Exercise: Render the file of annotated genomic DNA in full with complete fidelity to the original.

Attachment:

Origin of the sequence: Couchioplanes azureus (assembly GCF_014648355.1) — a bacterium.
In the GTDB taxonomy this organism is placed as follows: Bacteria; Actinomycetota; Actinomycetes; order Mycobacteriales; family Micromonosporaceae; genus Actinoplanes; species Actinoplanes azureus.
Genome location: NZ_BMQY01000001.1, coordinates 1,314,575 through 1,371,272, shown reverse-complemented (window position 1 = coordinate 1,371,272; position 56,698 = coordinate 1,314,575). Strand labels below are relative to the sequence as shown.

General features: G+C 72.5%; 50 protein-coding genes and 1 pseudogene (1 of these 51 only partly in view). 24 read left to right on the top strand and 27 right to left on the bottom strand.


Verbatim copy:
Origin of the sequence: Couchioplanes azureus (assembly GCF_014648355.1) — a bacterium.
In the GTDB taxonomy this organism is placed as follows: Bacteria; Actinomycetota; Actinomycetes; order Mycobacteriales; family Micromonosporaceae; genus Actinoplanes; species Actinoplanes azureus.
Genome location: NZ_BMQY01000001.1, coordinates 1,314,575 through 1,371,272, shown reverse-complemented (window position 1 = coordinate 1,371,272; position 56,698 = coordinate 1,314,575). Strand labels below are relative to the sequence as shown.

General features: G+C 72.5%; 50 protein-coding genes and 1 pseudogene (1 of these 51 only partly in view). 24 read left to right on the top strand and 27 right to left on the bottom strand.